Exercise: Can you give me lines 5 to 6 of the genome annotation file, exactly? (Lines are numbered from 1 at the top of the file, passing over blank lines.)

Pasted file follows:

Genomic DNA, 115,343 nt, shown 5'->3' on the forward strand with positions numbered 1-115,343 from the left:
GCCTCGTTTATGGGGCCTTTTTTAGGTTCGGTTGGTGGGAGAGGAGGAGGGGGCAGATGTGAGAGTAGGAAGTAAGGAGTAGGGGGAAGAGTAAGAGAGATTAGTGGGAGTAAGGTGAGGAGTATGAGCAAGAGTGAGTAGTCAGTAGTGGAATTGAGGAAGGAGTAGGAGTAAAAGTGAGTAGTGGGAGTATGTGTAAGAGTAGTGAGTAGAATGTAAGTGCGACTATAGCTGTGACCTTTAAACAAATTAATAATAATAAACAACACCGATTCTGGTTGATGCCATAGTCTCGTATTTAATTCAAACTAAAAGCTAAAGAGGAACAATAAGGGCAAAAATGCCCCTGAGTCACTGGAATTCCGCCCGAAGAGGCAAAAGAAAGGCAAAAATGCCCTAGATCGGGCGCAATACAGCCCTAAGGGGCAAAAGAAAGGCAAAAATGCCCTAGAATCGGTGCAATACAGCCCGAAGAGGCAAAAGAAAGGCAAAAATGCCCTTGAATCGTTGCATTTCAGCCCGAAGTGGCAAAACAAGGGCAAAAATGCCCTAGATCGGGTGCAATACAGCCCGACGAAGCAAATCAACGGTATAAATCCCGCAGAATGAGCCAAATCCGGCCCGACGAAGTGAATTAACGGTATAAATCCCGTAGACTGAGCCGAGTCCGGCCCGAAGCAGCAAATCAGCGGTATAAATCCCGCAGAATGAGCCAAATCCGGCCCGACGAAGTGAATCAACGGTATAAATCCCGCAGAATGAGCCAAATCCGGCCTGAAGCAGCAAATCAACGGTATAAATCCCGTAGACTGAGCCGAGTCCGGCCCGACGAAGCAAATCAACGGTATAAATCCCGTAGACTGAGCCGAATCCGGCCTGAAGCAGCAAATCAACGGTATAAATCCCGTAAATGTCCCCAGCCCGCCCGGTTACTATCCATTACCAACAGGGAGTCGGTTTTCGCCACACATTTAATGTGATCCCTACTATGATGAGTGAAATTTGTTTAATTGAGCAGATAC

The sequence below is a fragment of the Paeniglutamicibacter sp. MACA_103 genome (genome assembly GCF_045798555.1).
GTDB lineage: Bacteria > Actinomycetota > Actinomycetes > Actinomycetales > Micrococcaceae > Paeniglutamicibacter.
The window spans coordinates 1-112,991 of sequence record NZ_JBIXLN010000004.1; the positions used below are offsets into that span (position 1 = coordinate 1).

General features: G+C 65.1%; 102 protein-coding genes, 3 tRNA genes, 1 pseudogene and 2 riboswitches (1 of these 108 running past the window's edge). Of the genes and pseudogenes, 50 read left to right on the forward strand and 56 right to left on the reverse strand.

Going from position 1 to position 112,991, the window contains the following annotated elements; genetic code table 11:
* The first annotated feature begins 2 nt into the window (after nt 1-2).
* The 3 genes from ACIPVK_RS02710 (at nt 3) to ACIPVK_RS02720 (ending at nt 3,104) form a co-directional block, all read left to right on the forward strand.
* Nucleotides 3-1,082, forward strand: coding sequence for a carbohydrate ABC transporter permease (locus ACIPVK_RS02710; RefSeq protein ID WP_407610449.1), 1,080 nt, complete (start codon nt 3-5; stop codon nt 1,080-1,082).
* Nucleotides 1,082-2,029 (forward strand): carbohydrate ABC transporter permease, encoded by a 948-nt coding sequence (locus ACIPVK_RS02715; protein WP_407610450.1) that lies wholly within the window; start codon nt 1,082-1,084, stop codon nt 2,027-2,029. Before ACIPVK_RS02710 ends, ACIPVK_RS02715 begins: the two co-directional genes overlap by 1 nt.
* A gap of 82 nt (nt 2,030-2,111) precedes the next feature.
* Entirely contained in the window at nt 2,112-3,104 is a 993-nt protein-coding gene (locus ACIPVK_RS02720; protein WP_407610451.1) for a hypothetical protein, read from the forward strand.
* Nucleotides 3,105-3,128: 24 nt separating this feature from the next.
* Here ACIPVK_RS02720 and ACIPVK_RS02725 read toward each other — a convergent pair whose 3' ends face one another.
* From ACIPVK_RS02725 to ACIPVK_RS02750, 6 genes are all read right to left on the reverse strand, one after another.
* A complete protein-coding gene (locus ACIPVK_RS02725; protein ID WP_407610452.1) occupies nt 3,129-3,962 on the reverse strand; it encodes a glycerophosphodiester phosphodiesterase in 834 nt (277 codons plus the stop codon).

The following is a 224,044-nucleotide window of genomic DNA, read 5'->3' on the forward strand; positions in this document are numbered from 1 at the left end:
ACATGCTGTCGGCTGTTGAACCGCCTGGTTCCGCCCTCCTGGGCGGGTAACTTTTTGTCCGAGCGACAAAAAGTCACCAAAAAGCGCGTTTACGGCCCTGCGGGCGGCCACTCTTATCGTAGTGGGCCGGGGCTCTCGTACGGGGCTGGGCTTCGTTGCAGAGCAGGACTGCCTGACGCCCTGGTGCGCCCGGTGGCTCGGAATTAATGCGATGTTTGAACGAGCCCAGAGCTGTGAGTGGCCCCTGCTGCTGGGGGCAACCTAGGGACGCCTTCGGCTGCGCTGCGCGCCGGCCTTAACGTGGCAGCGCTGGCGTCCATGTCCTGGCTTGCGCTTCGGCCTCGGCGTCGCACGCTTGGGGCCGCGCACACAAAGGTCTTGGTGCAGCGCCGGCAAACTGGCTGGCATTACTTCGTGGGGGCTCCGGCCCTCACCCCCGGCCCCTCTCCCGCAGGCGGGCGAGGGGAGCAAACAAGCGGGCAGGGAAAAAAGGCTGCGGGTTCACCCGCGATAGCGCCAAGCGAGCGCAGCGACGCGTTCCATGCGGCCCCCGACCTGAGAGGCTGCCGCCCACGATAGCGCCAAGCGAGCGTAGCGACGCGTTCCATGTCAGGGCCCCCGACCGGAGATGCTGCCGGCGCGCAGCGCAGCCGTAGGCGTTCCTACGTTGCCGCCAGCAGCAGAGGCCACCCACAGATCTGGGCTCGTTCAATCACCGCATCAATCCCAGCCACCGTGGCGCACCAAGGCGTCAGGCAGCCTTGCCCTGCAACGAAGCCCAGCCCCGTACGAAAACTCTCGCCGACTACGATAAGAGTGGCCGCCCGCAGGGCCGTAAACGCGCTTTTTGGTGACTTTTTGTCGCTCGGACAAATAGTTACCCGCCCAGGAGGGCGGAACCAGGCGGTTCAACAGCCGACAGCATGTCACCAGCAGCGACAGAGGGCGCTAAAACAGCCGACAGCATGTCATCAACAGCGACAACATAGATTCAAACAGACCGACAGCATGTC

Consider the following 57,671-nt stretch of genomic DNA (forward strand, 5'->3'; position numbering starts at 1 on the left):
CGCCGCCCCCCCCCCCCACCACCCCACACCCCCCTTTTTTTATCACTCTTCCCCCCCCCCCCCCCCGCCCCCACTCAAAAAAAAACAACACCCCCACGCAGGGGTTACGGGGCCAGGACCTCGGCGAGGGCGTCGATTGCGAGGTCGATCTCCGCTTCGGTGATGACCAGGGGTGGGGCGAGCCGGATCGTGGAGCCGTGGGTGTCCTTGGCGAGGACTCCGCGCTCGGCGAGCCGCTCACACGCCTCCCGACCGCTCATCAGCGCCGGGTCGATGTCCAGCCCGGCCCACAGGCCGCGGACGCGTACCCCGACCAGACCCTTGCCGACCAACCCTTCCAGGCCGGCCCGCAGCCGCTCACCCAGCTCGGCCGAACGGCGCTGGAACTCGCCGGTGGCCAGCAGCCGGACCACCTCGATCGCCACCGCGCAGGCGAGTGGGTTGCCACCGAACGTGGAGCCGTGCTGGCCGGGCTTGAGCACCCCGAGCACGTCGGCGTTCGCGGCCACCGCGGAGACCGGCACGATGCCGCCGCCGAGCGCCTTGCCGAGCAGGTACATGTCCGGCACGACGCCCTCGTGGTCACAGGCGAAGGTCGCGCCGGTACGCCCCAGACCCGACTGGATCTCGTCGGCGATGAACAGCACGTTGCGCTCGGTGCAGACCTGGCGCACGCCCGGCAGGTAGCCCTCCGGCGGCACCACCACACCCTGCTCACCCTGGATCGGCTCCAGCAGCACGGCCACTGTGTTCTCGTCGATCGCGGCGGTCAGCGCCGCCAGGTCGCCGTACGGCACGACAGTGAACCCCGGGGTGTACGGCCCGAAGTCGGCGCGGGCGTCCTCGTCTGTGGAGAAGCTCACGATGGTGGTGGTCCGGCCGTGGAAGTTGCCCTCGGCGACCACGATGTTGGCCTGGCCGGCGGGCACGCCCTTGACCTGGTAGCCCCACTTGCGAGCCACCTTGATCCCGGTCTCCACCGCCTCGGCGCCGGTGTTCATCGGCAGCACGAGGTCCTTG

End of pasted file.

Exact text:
The window spans coordinates 1-112,991 of sequence record NZ_JBIXLN010000004.1; the positions used below are offsets into that span (position 1 = coordinate 1).

General features: G+C 65.1%; 102 protein-coding genes, 3 tRNA genes, 1 pseudogene and 2 riboswitches (1 of these 108 running past the window's edge). Of the genes and pseudogenes, 50 read left to right on the forward strand and 56 right to left on the reverse strand.